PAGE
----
Justice

American Eagle Stopped Photoshopping Its Models, And It's Affecting Their Bottom Line

American Eagle's lingerie line Aerie is keeping things honest with its #AerieREAL campaign that features non-airbrushed images and eschews the supermodel look. Since Aerie's made the change a year and a half ago, fans have hit the stores in droves. A conference call last year revealed that sales climbed nearly 10 percent following Aerie's decision to stop using retouched images in ads:

 

It's time to get REAL. #AerieREAL

Posted by Aerie on Friday, January 17, 2014

"The purpose of 'aerie Real' is to communicate there is no need to retouch beauty, and to give young women of all shapes and sizes the chance to discover amazing styles that work best for them," Aerie's Chief Merchandising Officer Jennifer Foyle said in a statement last year. "We want to help empower young women to be confident in themselves and their bodies."

Aerie's Instagram page lives up to its promise by promoting images of women of all body types:

 

A photo posted by aerie (@aerie) on

 

A photo posted by aerie (@aerie) on

 

A photo posted by aerie (@aerie) on

 

A photo posted by aerie (@aerie) on

 

A photo posted by aerie (@aerie) on

Jenny Altman, who was hired on as the brand's Style and Fit Expert in 2014, said in a Good Morning America interview that the company decided not to airbrush tattoos and beauty marks out of photos.

"What you really see is what you get with our campaign," she explained.

Given the sales bump, it's no surprise consumers have praised Aerie's approach to modeling:

Aeries, which recently teamed up with "American Horror Story" actress Emma Roberts, is also gearing up for Back-to-School season. 

Roberts said in a recent interview with Refinery 29 that she appreciates Aerie for not making her feel self-conscious.

"I remember walking around New York and seeing the last [Aerie Real] ads and thinking those girls look so amazing," she told the publication. "Unlike other ads that make me feel like I need to work out more, or I need to buy this for my face — those made me feel good, not like I had to hide behind anything ... I always think of my little sister — she's 14, and when I told her I was doing these ads, she freaked out. It's important for me to be a part of this, because I see how hard it is for girls my sister's age with social media, and feeling like they need to look a certain way. I want to promote the idea that it's okay to look like yourself — you don't have to Photoshop your Instagrams!"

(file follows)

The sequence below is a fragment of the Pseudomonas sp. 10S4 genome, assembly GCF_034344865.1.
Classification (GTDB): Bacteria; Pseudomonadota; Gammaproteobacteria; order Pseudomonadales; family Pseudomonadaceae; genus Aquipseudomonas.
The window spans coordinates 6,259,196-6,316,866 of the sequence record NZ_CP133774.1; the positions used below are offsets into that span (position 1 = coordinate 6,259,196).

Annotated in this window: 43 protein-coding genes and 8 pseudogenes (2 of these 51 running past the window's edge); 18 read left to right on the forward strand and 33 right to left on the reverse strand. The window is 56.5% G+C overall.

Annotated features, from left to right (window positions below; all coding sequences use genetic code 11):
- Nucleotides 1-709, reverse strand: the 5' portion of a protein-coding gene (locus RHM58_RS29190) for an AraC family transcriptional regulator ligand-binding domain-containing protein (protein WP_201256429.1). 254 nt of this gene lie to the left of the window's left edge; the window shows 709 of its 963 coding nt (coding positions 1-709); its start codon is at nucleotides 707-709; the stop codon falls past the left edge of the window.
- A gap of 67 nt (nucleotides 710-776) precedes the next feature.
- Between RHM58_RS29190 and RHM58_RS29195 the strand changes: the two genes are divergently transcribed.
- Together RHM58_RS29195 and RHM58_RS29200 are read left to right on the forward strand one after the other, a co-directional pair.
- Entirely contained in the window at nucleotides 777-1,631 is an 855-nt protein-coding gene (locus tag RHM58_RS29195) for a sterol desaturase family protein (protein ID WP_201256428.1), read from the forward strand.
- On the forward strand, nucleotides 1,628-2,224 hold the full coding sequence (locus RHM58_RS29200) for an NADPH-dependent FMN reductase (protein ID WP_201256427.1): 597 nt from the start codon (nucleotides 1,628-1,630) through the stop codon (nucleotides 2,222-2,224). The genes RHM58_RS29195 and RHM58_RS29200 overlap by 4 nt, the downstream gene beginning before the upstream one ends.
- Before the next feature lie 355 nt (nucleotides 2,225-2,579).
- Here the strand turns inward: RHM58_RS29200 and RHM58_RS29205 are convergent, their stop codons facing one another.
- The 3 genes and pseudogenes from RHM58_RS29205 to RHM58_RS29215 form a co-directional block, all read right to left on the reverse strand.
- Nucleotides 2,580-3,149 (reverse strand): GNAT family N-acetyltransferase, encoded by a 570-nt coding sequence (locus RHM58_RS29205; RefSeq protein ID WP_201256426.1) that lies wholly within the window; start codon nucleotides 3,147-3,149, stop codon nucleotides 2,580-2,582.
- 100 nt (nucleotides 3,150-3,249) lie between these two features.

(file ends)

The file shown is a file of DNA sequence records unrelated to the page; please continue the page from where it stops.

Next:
A video posted by Emma Roberts (@emmaroberts) on

 

A photo posted by Emma Roberts (@emmaroberts) on

Earlier this year, the National Eating Disorders Association (NEDA) awarded the #AerieReal campaign its first NEDA Inspires "Seal of Approval" accolade.

"The fashion industry has always been a huge part of the portrayal of unrealistic beauty ideals in our society," the release states. "Many companies photoshop their models to extremely unrealistic “perfect” bodies, which influences many people to believe they are not good enough."

Foyle said in a statement regarding the honor that "“Aerie is committed to challenging super model standards to spark a conversation with the fashion industry and champion consumers with the true meaning of real and unretouched beauty. We are proud of our partnership with NEDA and hope others will join us in creating authentic advertising and marketing.”